Imperial College London


Faculty of EngineeringDepartment of Chemical Engineering

Professor of Clean Energy Technologies



+44 (0)20 7594 1601c.markides Website




404ACE ExtensionSouth Kensington Campus






BibTex format

author = {Song, J and Li, X and Ren, X and Tian, H and Shu, G and Gu, C and Markides, CN},
doi = {10.1016/j.applthermaleng.2019.114604},
journal = {Applied Thermal Engineering},
title = {Thermodynamic and economic investigations of transcritical CO2-cycle systems with integrated radial-inflow turbine performance predictions},
url = {},
volume = {165},
year = {2020}

RIS format (EndNote, RefMan)

AB - Transcritical CO2 (TCO2) cycle systems have emerged as a promising power-generation technology in certain applications. In conventional TCO2-cycle system analyses reported in the literature, the turbine efficiency, which strongly determines the overall system performance, is generally assumed to be constant. This may lead to suboptimal designs and optimization results. In order to improve the accuracy and reliability of such system analyses and offer insight into how knowledge of these systems from earlier analyses can be interpreted, this paper presents a comprehensive model that couples TCO2-cycle calculations with preliminary turbine design based on the mean-line method. Turbine design parameters are optimized simultaneously to achieve the highest turbine efficiency, which replaces the constant turbine efficiency used in cycle calculations. A case study of heat recovery from an internal combustion engine (ICE) using a TCO2-cycle system with a radial-inflow turbine is then considered, with results revealing that the turbine efficiency is influenced by the system’s operating conditions, which in turn has a significant effect on system performance in both thermodynamic and economic terms. A more generalized heat source is then considered to explore more broadly the role of the turbine in determining TCO2-cycle power-system performance. The more detailed turbine-design modelling approach allows errors of the order of up to 10-20% in various predictions to be avoided for steady-state calculations, and potentially of an even greater magnitude at off-design operation. The model allows quick preliminary designs of radial-inflow turbines and reasonable turbine performance predictions under various operating conditions, and can be a useful tool for more accurate and reliable thermo-economic studies of TCO2-cycle systems.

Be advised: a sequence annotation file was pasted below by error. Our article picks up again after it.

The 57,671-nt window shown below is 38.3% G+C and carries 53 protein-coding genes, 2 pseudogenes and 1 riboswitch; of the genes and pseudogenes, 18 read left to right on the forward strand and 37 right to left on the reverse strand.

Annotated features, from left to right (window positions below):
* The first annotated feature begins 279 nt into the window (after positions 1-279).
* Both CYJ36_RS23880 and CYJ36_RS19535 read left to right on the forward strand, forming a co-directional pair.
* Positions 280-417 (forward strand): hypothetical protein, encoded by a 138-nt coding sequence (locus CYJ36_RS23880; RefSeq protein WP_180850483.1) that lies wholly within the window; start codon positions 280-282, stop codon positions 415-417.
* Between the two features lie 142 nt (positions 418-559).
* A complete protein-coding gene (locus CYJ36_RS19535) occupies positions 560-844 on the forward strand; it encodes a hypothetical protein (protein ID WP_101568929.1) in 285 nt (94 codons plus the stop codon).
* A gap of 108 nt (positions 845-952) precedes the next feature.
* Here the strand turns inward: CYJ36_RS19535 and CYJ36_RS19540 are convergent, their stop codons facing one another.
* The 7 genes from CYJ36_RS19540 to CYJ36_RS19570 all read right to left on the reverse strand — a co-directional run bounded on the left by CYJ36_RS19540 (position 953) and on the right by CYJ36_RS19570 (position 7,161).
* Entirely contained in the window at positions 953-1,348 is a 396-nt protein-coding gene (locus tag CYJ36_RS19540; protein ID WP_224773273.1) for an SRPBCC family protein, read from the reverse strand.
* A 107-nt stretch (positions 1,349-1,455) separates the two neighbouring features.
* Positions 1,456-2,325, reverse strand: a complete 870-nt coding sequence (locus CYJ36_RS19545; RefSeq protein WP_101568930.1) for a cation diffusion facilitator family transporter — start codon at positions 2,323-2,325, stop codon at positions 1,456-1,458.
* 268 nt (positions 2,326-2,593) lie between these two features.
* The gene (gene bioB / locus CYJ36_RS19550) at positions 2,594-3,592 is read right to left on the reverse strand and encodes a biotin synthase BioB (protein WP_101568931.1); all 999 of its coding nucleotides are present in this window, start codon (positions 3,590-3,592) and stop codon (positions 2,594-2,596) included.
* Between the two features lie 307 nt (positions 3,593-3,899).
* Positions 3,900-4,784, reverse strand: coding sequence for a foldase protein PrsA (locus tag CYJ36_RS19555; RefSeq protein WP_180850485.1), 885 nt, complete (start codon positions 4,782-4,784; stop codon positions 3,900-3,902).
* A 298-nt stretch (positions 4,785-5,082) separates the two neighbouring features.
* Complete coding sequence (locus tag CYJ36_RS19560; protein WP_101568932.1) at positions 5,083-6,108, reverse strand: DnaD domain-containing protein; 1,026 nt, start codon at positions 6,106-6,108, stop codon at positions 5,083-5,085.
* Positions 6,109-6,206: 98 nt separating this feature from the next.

AU - Song,J
AU - Li,X
AU - Ren,X
AU - Tian,H
AU - Shu,G
AU - Gu,C
AU - Markides,CN
DO - 10.1016/j.applthermaleng.2019.114604
PY - 2020///
SN - 1359-4311
TI - Thermodynamic and economic investigations of transcritical CO2-cycle systems with integrated radial-inflow turbine performance predictions
T2 - Applied Thermal Engineering
UR -
UR -
VL - 165
ER -